January 20: On this day in 1966, Ken Kesey was released from a San Francisco jailafter an overnight stay for marijuana possession. This allowed Kesey and abusload of Merry Pranksters to tour the city, trying to astound—Kesey wore hiswhite jeans with HOT on the left backside, COLD on the right backside, andTIBET in the middle—and to advertise the Trips Festival beginning the next day.Regarded by the historians as a “seminal cultural event,” or “thebeginning of the sixties,” or just a very good and very weird time, thisinaugural three-day Trip promised “slides, movies, sound tracks, flowers,food, rock ‘n’ roll, eagle lone whistle, indians and anthropologists … nudeprojections, the God Box. The endless explosion. The Congress of Wonders, theJazz Mice, liquid projections, etc. & the unexpectable.” Lest thishand-bill description left any bases uncovered, organizers spread rumors thatAllen Ginsberg, Marshall McLuhan, and many topless dancers would be inattendance. And perhaps they all were; the following is from Tom Wolfe’sdescription of the event in The ElectricKool-Aid Acid Test:
In fact, the heads arepouring in by the hundreds, bombed out of their gourds, hundreds of headscoming out into the open for the first time. It is like the time the Pranksterswent to the Beatles concert in full costume, looking so bizarre and so totallysmashed that no one could believe they were. Nobody would risk it in publiclike this. Well, the kids are just having an LSD experience without LSD, that’sall, and this is what it looks like. A hulking crazed whirlpool. That’s nice.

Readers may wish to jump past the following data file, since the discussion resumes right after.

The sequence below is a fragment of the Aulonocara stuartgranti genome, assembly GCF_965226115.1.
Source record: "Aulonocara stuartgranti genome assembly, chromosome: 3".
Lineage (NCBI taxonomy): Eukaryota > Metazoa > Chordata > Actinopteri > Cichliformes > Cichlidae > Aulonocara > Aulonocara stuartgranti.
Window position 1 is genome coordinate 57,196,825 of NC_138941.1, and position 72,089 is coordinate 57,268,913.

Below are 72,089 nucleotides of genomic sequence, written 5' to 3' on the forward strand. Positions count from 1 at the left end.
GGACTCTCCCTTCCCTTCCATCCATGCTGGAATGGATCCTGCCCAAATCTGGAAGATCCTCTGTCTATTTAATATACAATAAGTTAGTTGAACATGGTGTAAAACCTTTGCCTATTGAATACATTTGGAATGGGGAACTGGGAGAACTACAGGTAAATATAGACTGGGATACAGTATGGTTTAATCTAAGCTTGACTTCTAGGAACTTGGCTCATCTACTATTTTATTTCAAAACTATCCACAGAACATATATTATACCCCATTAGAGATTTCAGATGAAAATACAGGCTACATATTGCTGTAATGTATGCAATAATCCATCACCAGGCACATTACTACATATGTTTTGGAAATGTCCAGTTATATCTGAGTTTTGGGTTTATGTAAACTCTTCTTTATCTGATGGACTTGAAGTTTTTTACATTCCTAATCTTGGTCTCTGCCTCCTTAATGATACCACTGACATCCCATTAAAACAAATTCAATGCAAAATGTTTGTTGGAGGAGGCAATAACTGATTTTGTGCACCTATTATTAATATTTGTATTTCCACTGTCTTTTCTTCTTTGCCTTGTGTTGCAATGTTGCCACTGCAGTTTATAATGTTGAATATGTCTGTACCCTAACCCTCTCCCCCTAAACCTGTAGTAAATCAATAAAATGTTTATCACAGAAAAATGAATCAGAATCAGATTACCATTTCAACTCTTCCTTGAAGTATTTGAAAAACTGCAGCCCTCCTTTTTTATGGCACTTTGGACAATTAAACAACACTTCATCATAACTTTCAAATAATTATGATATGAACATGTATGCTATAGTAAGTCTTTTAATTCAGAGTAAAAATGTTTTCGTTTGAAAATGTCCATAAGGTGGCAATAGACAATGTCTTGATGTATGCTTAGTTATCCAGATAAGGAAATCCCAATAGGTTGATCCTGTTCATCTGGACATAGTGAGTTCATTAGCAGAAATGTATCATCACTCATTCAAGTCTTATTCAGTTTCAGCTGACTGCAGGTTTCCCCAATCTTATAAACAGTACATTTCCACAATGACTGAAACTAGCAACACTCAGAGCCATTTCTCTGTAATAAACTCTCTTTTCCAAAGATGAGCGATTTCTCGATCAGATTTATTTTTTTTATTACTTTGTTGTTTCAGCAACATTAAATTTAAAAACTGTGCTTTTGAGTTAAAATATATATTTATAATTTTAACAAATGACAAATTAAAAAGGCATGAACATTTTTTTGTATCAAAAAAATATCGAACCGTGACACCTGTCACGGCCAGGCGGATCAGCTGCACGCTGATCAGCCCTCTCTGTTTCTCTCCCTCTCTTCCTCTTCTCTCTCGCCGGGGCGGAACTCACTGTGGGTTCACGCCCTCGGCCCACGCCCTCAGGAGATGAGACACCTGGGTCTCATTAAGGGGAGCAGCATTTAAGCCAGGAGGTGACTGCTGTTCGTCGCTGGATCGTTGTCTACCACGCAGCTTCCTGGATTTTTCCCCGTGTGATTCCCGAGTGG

Lights and movies sweepingaround the hall; five movie projectors going and God knows how many lightmachines, interferrometrics, the intergalactic science-fiction seas all overthe walls, loudspeakers studding the hall all the way around like flamingchandeliers, strobes exploding, black lights with Day-Glo objects under themand Day-Glo paint to play with, street lights at every entrance flashing redand yellow, two bands, the Grateful Dead and Big Brother and the Holding Company and a troop of weird girls in leotards leaping around the edges blowing dogwhistles, and the Pranksters.
Daybook is contributed by Steve King, who teaches in the English Department of Memorial University in St. John’s, Newfoundland. His literary daybook began as a radio series syndicated nationally in Canada. He can be found online at todayinliterature.com.